PLOS ONE – The GPlates Portal: Cloud-Based Interactive 3D Visualization of Global Geophysical and Geological Data in a Web Browser

Müller, R. D., Qin, X., Sandwell, D. T., Dutkiewicz, A., Williams, S. E., Flament, N., Maus, S., & Seton, M. (2016). The GPlates Portal: Cloud-Based Interactive 3D Visualization of Global Geophysical and Geological Data in a Web Browser. PLoS ONE, 11(3), e0150883. doi: 10.1371/journal.pone.0150883 The GPlates Portal: Cloud-Based Interactive 3D Visualization of Global Geophysical and Geological Data … Read more…

GPlates Portal International Media Coverage

gravity_grid_180my_agoThe recent article on the GPlates Portal published in PLOS ONE by Prof Dietmar Müller, Xiaodong Qin, Prof David Sandwell, Dr Adriana Dutkiewicz, Dr Simon Williams, Dr Nicolas Flament, Dr Stefan Maus, and Dr Maria Seton, has received significant international media attention over the past week, featuring in articles from Australia, UK, US, India, and UAE!

See the list of online media below, and check out the interactive globes yourself!

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EarthByte/Scripps research features on NASA Earth Observatory

Triplejunction gis 2014 (Copyright NASA Earth Observatory)

NASA Earth Observatory features a piece on the recent Mammerickx Microplate discovery. Their Image of the Day for 13 January 2016 is a satellite gravity map of the Indian Ocean, and the associated article, entitled ‘New Seafloor Map Helps Scientists Find New Features‘, discusses the power of satellite data for seafloor mapping and details the … Read more…

Earth and Planetary Science Letters – Oceanic microplate formation records the onset of India–Eurasia collision

Mammerickx Microplate zoom

Matthews, K. J., Müller, R. D., & Sandwell, D. T. (2016). Oceanic microplate formation records the onset of India–Eurasia collision. Earth and Planetary Science Letters, 433, 204-214. Oceanic microplate formation records the onset of India–Eurasia collision

Mammerickx Microplate media coverage

Mammerickx Microplate zoom

Mammerickx Microplate zoomThe recent EPSL article on the discovery of the Mammerickx Microplate, by Dr Kara Matthews, Prof Dietmar Müller and Prof David Sandwell, has received lots of media attention from many different countries around the world including Australia, UK, USA, India, Pakistan, Mexico, Nepal and Honduras.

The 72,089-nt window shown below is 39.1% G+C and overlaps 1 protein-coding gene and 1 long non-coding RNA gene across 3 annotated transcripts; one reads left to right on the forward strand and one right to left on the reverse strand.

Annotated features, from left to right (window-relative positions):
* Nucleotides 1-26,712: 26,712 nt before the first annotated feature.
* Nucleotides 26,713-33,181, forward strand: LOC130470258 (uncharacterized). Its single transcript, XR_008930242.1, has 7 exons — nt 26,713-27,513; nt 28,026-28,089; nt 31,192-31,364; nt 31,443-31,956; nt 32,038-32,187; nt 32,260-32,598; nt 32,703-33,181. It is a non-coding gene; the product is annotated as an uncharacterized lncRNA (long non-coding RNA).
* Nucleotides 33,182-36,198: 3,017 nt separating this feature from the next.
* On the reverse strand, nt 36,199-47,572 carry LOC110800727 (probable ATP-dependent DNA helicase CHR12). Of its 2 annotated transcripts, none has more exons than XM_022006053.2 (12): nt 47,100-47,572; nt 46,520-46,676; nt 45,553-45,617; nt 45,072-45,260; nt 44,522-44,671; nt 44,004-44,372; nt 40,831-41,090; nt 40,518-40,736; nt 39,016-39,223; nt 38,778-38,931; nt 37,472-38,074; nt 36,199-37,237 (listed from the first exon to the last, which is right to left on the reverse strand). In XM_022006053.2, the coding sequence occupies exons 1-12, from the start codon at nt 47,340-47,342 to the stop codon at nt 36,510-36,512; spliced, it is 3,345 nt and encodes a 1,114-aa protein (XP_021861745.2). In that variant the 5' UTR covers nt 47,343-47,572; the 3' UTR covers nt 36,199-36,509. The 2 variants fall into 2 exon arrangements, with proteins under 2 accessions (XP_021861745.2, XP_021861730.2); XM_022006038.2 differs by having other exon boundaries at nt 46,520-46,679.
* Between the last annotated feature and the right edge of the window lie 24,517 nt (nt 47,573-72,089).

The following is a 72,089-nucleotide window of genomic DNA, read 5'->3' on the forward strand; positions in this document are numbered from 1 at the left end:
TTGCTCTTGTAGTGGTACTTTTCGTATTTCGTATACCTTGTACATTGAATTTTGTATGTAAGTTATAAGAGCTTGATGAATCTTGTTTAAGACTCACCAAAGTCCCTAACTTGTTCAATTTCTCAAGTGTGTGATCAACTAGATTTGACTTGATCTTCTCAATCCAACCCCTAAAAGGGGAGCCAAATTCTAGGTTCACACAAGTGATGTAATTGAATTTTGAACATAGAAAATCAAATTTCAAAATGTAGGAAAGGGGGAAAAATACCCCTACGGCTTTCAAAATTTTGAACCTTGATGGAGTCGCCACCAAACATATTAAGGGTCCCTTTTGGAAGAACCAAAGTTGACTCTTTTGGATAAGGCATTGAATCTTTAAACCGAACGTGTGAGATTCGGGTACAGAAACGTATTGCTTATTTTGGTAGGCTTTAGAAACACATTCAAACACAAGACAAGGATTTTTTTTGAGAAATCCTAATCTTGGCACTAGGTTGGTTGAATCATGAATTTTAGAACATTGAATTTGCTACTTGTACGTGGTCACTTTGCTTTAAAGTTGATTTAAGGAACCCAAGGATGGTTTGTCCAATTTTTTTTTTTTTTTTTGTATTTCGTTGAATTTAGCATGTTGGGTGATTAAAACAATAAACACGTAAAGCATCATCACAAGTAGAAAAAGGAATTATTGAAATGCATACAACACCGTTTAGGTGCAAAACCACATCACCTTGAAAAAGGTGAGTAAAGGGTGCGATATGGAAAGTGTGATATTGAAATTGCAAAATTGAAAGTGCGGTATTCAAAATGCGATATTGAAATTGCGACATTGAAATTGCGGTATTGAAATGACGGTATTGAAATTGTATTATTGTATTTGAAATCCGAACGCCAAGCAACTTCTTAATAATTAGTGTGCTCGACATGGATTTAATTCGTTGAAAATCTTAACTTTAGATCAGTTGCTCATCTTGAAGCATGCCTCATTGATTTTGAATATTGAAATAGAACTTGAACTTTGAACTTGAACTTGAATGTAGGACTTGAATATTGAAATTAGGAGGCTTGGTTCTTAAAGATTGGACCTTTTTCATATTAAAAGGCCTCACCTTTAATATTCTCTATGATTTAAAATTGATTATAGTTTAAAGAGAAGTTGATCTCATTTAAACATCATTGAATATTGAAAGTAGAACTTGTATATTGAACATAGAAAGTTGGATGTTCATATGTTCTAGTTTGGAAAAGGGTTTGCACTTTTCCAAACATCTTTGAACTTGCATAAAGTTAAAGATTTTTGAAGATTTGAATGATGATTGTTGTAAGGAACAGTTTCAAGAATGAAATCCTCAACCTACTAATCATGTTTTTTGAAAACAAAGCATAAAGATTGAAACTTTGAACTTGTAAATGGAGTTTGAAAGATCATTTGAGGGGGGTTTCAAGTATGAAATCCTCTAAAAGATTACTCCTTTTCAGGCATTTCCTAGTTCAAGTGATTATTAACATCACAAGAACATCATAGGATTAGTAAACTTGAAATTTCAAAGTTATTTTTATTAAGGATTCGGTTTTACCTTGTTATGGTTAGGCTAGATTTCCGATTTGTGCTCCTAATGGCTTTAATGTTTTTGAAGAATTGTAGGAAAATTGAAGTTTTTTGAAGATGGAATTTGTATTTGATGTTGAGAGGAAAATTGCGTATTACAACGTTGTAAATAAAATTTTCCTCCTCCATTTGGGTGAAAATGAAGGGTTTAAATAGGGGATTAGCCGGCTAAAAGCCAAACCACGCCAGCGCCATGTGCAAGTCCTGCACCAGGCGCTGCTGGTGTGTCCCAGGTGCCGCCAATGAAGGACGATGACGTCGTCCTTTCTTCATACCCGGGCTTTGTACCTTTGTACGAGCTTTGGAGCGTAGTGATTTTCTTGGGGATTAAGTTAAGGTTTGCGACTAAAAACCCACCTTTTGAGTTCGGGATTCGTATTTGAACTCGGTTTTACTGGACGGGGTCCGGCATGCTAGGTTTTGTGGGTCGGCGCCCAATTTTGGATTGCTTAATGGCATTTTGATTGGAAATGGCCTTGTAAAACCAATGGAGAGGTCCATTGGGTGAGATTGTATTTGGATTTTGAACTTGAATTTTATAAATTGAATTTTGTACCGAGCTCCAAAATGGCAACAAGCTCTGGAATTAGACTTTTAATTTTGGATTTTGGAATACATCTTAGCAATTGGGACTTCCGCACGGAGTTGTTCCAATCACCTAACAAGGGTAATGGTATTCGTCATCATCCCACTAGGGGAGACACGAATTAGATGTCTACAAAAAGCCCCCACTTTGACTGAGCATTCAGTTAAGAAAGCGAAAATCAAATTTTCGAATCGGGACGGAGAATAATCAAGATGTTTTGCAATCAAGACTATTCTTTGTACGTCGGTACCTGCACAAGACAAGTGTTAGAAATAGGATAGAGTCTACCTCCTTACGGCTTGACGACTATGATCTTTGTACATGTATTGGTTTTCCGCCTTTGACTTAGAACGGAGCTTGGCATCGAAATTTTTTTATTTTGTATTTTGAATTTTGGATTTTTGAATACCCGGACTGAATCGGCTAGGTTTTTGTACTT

See below for a list of media items:

Online Media
The biggest continental collision in Earth’s history: Scientists pinpoint crashing together of continents that created the Himalayas 50 million years ago – Daily Mail
Scientists fix date for earth-shattering Himalayan birth pangs – The Sydney Morning Herald
Microplate discovery dates birth of Himalayas – EurekAlert!
Himalayas: Discovery of first ancient Indian Ocean microplate hints at new date of formation of mountain range – Yahoo! News  … Read more…

Ancient Indian Ocean microplate discovery dates birth of Himalayas

Mammerickx Microplate

Mammerickx MicroplateAn international team of scientists led by the University of Sydney’s School of Geosciences has discovered that the crustal stresses caused by the initial collision between India and Eurasia cracked the Antarctic Plate far away from the collisional zone and broke off a fragment the size of Tasmania in a remote patch of the central Indian Ocean.

The ongoing tectonic collision between the two continents produces enormous geological stresses that build up along the Himalayas and lead to numerous earthquakes every year – but now scientists have unravelled how stressed the Indian Plate became 47 million years ago when its northern edge first collided with Eurasia. … Read more…

Nature Geoscience – Deformation-related volcanism in the Pacific Ocean linked to the Hawaiin-Emperor bend

O’Connor, J. M., Hoernle, K., Müller, R. D., Morgan, J. P., Butterworth, N. P., Hauff, F., … & Stoffers, P. (2015). Deformation-related volcanism in the Pacific Ocean linked to the Hawaiian-Emperor bend. Nature Geoscience, 8(5), 393-397. doi: 10.1038/NGEO2416. Deformation-related volcanism in the Pacific Ocean linked to the Hawaiian–Emperor bend

Science – New global marine gravity model from Cryo-Sat-2 and Jason-1 reveals buried tectonic structure

Sandwell, D. T., Müller, R. D., Smith, W. H., Garcia, E., & Francis, R. (2014). New global marine gravity model from CryoSat-2 and Jason-1 reveals buried tectonic structure. science, 346(6205), 65-67. doi: 10.1126/science.1258213.

New global marine gravity model from CryoSat-2 and Jason-1 reveals buried tectonic structure

Download supplementary material – pdf

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New global marine gravity model, Sandwell et al. (2014)

Indian Ocean View Westward from AustraliaCitation
Sandwell, D. T., Müller, R. D., Smith, W. H. F., Garcia, E. and Francis, R. 2014. New global marine gravity model from Cryo-Sat-2 and jason-1 reveals buried tectonic structure. Science, Vol. 346, 6205, pp. 65-67, doi: 10.1126/science.1258213.

Summary
New global marine gravity model from CryoSat-2 and Jason-1 reveals buried tectonic structure.

View the new gravity map in an online 3D portal!

Gravity models are powerful tools for mapping tectonic structures, especially in the deep ocean basins where the topography remains unmapped by ships or is buried by thick sediment. We combined new radar altimeter measurements from satellites CryoSat-2 and Jason-1 with existing data to construct a global marine gravity model that is two times more accurate than previous models. We found an extinct spreading ridge in the Gulf of Mexico, a … Read more…